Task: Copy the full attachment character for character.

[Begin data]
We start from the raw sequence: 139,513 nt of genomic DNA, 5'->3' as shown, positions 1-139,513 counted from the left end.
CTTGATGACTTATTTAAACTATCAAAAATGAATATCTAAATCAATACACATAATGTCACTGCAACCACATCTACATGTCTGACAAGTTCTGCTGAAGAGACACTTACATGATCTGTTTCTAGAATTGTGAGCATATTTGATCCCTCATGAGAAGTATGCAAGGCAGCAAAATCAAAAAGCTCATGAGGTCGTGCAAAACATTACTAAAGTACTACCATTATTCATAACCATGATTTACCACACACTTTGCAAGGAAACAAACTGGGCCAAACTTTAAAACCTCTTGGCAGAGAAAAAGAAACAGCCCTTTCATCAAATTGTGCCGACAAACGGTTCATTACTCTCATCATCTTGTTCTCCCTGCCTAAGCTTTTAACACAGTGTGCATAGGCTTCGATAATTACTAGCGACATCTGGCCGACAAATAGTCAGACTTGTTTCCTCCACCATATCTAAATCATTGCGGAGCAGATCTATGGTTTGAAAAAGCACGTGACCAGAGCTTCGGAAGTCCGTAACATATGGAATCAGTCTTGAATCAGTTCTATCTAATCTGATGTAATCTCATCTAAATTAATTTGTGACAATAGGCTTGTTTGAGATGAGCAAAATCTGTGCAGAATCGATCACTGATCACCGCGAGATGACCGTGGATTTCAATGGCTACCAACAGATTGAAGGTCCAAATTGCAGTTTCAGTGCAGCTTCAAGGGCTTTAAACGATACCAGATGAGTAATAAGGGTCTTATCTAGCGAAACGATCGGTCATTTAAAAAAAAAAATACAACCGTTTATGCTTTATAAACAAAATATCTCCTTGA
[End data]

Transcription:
We start from the raw sequence: 139,513 nt of genomic DNA, 5'->3' as shown, positions 1-139,513 counted from the left end.
CTTGATGACTTATTTAAACTATCAAAAATGAATATCTAAATCAATACACATAATGTCACTGCAACCACATCTACATGTCTGACAAGTTCTGCTGAAGAGACACTTACATGATCTGTTTCTAGAATTGTGAGCATATTTGATCCCTCATGAGAAGTATGCAAGGCAGCAAAATCAAAAAGCTCATGAGGTCGTGCAAAACATTACTAAAGTACTACCATTATTCATAACCATGATTTACCACACACTTTGCAAGGAAACAAACTGGGCCAAACTTTAAAACCTCTTGGCAGAGAAAAAGAAACAGCCCTTTCATCAAATTGTGCCGACAAACGGTTCATTACTCTCATCATCTTGTTCTCCCTGCCTAAGCTTTTAACACAGTGTGCATAGGCTTCGATAATTACTAGCGACATCTGGCCGACAAATAGTCAGACTTGTTTCCTCCACCATATCTAAATCATTGCGGAGCAGATCTATGGTTTGAAAAAGCACGTGACCAGAGCTTCGGAAGTCCGTAACATATGGAATCAGTCTTGAATCAGTTCTATCTAATCTGATGTAATCTCATCTAAATTAATTTGTGACAATAGGCTTGTTTGAGATGAGCAAAATCTGTGCAGAATCGATCACTGATCACCGCGAGATGACCGTGGATTTCAATGGCTACCAACAGATTGAAGGTCCAAATTGCAGTTTCAGTGCAGCTTCAAGGGCTTTAAACGATACCAGATGAGTAATAAGGGTCTTATCTAGCGAAACGATCGGTCATTTAAAAAAAAAAATACAACCGTTTATGCTTTATAAACAAAATATCTCCTTGA